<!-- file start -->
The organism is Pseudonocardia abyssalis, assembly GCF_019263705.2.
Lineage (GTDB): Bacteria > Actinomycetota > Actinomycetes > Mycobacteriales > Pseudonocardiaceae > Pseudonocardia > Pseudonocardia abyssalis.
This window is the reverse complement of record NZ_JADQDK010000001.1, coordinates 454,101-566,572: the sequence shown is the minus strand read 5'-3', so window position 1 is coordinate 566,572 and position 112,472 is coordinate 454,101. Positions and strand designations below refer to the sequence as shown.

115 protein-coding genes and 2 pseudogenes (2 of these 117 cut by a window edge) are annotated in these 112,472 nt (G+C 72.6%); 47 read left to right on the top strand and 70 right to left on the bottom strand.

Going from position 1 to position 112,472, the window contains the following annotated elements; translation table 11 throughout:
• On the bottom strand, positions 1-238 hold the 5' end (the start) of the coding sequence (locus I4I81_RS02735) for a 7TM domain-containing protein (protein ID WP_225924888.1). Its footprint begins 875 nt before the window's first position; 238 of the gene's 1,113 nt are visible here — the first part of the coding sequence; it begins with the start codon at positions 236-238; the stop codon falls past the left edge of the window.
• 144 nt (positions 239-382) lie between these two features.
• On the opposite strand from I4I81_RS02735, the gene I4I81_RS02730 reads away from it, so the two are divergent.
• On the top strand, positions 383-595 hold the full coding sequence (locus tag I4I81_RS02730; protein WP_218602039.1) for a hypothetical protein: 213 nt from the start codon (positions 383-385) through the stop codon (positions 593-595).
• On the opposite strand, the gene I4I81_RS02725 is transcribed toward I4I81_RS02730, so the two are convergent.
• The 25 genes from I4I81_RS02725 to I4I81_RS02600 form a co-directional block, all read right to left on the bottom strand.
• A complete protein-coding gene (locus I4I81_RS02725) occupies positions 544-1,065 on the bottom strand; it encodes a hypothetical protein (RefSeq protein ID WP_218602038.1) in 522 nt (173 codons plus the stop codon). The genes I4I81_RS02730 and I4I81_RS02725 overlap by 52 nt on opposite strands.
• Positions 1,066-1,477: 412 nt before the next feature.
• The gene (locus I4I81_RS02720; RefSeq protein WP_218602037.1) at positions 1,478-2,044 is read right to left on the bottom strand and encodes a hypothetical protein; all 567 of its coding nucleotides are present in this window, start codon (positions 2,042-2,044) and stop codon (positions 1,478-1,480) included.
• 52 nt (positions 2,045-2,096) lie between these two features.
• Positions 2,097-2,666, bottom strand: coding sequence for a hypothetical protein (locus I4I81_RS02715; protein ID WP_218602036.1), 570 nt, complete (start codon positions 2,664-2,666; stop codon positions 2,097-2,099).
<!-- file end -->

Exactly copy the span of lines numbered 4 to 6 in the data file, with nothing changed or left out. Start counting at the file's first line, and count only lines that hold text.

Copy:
115 protein-coding genes and 2 pseudogenes (2 of these 117 cut by a window edge) are annotated in these 112,472 nt (G+C 72.6%); 47 read left to right on the top strand and 70 right to left on the bottom strand.

Going from position 1 to position 112,472, the window contains the following annotated elements; translation table 11 throughout:
• On the bottom strand, positions 1-238 hold the 5' end (the start) of the coding sequence (locus I4I81_RS02735) for a 7TM domain-containing protein (protein ID WP_225924888.1). Its footprint begins 875 nt before the window's first position; 238 of the gene's 1,113 nt are visible here — the first part of the coding sequence; it begins with the start codon at positions 236-238; the stop codon falls past the left edge of the window.